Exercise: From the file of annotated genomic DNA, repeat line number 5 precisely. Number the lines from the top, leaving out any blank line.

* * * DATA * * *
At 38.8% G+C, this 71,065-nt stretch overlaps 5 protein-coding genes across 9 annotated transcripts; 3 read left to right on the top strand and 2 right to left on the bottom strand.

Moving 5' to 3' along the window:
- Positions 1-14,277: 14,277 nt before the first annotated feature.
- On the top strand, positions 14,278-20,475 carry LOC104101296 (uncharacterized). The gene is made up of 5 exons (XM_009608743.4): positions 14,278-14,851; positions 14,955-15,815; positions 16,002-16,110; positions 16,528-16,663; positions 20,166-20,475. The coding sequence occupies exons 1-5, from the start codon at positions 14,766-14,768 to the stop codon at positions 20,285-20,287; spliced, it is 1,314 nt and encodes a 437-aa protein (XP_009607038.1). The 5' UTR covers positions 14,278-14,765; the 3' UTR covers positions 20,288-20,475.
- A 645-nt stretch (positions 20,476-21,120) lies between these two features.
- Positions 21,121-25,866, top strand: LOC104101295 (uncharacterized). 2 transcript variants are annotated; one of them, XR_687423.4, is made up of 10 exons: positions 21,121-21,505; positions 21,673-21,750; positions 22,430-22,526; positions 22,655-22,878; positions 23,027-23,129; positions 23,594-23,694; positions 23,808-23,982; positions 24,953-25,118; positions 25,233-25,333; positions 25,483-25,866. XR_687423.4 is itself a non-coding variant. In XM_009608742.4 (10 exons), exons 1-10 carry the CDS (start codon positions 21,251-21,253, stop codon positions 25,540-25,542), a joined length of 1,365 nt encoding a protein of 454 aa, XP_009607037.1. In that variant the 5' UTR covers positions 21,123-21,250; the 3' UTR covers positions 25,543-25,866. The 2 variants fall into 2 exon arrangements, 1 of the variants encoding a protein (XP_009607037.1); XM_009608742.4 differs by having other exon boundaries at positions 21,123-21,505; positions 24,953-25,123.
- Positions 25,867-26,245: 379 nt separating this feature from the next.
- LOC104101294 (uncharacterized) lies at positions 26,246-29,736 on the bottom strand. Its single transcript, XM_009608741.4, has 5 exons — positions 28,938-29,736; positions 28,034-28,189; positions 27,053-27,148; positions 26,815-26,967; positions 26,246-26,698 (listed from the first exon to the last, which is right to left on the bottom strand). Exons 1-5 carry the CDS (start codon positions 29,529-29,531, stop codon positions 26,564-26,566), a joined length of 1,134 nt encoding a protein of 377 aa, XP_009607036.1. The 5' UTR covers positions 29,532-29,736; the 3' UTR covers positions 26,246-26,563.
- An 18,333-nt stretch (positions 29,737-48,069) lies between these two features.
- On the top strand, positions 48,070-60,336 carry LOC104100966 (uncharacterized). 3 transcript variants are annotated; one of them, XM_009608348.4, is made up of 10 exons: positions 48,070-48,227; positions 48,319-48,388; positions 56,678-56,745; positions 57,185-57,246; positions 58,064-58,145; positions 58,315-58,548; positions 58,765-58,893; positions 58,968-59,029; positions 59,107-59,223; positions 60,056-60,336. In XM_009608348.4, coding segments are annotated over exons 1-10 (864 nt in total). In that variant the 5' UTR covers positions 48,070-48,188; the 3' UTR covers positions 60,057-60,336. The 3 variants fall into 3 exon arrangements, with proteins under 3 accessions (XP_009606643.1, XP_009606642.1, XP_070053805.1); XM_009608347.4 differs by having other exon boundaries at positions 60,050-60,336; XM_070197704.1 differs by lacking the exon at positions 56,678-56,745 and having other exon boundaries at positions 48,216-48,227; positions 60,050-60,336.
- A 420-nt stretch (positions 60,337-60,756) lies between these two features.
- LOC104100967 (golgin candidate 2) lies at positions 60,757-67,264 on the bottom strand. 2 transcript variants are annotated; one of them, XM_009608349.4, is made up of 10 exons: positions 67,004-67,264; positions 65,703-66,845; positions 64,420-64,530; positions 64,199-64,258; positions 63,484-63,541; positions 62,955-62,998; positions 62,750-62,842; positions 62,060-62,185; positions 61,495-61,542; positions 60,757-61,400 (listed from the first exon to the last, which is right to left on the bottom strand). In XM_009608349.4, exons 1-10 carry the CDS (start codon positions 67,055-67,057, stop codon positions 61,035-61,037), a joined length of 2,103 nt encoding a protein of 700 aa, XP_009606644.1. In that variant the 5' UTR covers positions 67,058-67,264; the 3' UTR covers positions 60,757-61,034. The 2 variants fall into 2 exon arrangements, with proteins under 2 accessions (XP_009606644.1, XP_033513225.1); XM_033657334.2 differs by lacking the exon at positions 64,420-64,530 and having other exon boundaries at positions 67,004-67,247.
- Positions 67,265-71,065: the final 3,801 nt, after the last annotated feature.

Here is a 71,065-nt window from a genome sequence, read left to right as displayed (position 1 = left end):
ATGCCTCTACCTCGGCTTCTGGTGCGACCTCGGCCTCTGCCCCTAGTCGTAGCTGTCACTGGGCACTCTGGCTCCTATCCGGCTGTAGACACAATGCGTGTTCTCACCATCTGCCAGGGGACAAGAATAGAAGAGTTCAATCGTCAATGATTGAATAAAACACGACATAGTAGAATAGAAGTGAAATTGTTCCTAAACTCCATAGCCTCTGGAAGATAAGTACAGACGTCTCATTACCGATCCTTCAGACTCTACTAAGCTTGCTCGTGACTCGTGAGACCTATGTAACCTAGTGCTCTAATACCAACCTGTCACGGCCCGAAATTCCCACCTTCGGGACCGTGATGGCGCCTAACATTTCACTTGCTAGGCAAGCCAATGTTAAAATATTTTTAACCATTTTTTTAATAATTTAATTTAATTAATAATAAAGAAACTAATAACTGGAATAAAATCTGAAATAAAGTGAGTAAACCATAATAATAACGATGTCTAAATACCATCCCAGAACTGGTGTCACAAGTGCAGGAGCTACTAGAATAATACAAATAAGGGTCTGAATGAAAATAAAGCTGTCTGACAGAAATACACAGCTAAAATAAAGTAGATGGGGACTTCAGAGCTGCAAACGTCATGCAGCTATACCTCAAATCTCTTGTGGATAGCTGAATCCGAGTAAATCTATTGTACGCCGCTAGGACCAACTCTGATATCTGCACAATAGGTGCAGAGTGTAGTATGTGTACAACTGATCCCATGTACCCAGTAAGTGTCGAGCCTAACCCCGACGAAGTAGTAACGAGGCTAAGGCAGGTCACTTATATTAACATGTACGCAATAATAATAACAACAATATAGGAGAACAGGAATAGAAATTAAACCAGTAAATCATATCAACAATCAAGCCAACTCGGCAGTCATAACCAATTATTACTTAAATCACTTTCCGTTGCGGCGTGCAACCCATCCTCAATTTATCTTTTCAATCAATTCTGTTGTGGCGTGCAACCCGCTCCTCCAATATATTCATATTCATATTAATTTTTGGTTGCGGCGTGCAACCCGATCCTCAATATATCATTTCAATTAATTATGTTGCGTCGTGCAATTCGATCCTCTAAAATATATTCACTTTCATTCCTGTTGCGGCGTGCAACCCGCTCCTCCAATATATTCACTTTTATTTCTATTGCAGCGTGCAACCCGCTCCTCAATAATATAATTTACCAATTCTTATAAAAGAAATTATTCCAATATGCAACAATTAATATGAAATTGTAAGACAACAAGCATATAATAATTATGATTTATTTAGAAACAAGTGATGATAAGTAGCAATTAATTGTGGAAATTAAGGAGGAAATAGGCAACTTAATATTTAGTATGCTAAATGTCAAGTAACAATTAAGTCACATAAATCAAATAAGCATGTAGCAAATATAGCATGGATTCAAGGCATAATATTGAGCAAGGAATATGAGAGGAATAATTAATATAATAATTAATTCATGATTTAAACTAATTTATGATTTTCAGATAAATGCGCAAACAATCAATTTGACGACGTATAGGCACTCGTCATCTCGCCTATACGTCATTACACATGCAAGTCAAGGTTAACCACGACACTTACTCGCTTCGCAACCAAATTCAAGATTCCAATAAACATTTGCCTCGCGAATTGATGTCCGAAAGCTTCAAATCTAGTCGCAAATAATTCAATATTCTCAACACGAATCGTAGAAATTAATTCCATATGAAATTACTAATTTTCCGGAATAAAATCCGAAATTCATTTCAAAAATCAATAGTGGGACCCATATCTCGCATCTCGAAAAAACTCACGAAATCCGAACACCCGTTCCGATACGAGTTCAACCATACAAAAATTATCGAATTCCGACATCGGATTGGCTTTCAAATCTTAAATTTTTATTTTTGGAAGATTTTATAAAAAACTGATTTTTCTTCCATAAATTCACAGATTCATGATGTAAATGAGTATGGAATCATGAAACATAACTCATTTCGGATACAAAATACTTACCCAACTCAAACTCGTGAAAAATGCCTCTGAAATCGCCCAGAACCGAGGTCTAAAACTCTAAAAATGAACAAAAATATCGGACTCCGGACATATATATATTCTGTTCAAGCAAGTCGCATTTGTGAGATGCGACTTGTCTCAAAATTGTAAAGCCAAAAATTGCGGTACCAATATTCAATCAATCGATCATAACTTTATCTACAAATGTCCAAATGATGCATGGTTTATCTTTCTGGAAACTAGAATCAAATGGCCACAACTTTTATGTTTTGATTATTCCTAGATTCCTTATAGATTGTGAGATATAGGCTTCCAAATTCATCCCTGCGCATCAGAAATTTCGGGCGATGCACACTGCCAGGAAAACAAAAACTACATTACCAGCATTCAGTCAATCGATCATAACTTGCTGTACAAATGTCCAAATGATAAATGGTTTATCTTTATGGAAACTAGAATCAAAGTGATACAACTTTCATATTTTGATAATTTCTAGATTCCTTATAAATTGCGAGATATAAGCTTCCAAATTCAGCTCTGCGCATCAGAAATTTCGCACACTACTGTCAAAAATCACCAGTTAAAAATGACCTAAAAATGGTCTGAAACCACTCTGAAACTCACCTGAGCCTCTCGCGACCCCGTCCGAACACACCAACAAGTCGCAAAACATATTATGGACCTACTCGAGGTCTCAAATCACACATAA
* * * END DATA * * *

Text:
- A 645-nt stretch (positions 20,476-21,120) lies between these two features.